In January, the Office for National Statistics (ONS) released their latest Family Spending Survey, revealing the intimate details of British spending habits. In its 61st year, the report provides an insight into family spending habits, as well as showing how they differ between areas of the country.

The average British household spent £572.60 per week in the financial year ending March 2018. After adjustments for inflation, this was the highest weekly expenditure since 2005. Increases in transport and housing costs were chiefly responsible for this rise in expenditure.

Households are spending £18.40 more than they did a year ago, despite splashing out less on dining out and buying fewer clothes than they did 12 months ago.

Transport was the category with the highest average weekly spend. Brits spent £80.80 a week on transport, 14% of their total expenditure. This was followed by spending on fuel, power and housing, which came to £76.80 per week.

Other expenditures have fallen. As a nation, we are drinking far less than we did in the past. This is reflected in our expenditure. 10 years ago, the average amount we spent on alcoholic drinks “away from home” was £10.90 a week. Adjusted for inflation, this has fallen to £8 a week.

Good news for our liver, bad news for pubs. In fact, more than a quarter of British pubs have closed their doors since 2001.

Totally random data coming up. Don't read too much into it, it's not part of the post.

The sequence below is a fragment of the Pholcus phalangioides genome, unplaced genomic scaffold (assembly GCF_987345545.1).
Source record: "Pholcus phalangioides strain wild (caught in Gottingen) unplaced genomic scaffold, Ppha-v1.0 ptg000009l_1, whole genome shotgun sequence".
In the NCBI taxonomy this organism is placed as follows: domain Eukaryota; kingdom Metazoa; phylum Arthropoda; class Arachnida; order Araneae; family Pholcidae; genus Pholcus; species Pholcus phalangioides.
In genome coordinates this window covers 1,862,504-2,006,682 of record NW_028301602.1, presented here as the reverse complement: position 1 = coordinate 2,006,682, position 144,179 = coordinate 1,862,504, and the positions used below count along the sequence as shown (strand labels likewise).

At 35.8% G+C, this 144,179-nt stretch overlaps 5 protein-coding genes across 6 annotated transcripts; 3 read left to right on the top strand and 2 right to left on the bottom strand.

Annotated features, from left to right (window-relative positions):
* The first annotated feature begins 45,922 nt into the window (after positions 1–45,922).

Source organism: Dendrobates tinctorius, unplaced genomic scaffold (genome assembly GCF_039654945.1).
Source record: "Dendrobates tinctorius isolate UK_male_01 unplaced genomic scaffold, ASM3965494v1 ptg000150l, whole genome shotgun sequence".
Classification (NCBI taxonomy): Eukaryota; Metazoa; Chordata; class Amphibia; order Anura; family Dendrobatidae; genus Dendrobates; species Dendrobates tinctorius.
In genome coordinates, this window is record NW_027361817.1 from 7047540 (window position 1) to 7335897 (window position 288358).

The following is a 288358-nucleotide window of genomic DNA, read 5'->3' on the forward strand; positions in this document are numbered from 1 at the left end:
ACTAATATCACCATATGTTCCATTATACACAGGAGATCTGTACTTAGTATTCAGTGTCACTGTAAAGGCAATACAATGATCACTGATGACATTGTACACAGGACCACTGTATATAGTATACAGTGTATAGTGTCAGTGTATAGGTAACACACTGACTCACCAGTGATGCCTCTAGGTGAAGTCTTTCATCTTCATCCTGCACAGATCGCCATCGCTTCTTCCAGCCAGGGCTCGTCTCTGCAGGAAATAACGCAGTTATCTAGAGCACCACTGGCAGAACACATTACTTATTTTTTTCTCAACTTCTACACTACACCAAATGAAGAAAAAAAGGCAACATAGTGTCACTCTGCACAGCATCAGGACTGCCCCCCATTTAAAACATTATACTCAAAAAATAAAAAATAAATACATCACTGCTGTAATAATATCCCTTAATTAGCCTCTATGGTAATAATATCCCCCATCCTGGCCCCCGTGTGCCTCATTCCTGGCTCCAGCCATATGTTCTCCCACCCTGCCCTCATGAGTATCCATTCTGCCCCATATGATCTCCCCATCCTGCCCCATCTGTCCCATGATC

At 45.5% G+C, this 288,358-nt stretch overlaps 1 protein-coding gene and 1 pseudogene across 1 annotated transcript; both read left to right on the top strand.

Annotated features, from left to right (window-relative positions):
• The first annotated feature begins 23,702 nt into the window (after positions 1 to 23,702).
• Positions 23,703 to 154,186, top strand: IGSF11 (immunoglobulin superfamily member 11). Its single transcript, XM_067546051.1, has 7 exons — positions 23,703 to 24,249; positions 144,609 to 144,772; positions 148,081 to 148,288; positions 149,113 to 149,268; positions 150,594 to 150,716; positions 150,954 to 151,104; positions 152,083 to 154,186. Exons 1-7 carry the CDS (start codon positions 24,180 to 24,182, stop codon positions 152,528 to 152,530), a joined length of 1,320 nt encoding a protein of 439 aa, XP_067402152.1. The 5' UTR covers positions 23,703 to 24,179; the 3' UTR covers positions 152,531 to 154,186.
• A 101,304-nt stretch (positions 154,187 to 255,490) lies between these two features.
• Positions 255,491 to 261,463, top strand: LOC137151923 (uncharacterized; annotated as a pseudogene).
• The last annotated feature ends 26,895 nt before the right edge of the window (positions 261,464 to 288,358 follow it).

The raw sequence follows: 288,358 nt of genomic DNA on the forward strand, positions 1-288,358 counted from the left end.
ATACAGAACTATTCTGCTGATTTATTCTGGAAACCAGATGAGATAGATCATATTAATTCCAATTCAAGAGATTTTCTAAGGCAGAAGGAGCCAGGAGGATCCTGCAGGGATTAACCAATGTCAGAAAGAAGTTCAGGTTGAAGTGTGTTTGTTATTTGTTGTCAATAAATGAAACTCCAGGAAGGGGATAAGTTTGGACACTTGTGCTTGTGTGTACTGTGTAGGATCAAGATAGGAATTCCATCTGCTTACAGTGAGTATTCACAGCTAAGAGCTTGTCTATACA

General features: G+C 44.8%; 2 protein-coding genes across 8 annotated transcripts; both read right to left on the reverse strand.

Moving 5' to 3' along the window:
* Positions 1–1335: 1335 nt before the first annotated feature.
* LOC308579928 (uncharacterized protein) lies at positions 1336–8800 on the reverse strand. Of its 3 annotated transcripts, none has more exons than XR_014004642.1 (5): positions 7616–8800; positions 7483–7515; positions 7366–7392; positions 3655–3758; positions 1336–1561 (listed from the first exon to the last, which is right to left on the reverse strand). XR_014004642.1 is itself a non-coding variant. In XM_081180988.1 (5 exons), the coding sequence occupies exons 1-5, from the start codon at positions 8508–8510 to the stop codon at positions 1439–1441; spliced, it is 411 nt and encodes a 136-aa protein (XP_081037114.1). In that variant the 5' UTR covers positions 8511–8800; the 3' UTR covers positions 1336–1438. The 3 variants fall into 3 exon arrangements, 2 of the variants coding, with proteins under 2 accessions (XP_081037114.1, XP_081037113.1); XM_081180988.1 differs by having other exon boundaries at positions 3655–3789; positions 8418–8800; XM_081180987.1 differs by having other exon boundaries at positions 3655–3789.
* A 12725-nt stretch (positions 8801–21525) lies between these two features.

Younger people tend to spend far more on takeaways than the elderly. Households headed by someone under 30 spend on average £7.80 a week on takeaways. By contrast, over 75s spend just £1.80 on takeaways a week.

Northern Irish families, however, spent the most on takeaways. An average of £8.60 per household. Analysts suggest that this is likely to be because families in Northern Ireland are larger than elsewhere in the UK.

Overall spending, too, varies regionally. The average weekly household spending was highest in London, at £658.30, while in the North East of England it was more than £200 less at £457.50. In Wales, the average weekly spend was £470.40 and the Scots spent an average £492.20. The ONS survey paints a diverse picture of the UK’s spending habits that are just as varied as its people.

Sources
https://www.ons.gov.uk/peoplepopulationandcommunity/personalandhouseholdfinances/expenditure/bulletins/familyspendingintheuk/financialyearending2018
https://www.theguardian.com/business/2019/jan/24/spending-by-uk-households-rises-to-13-year-high

The demise (and potential rebirth) of Patisserie Valerie

The prominent cafe chain Patisserie Valerie collapsed into administration after ‘significant fraud’ emerged in its past accounts.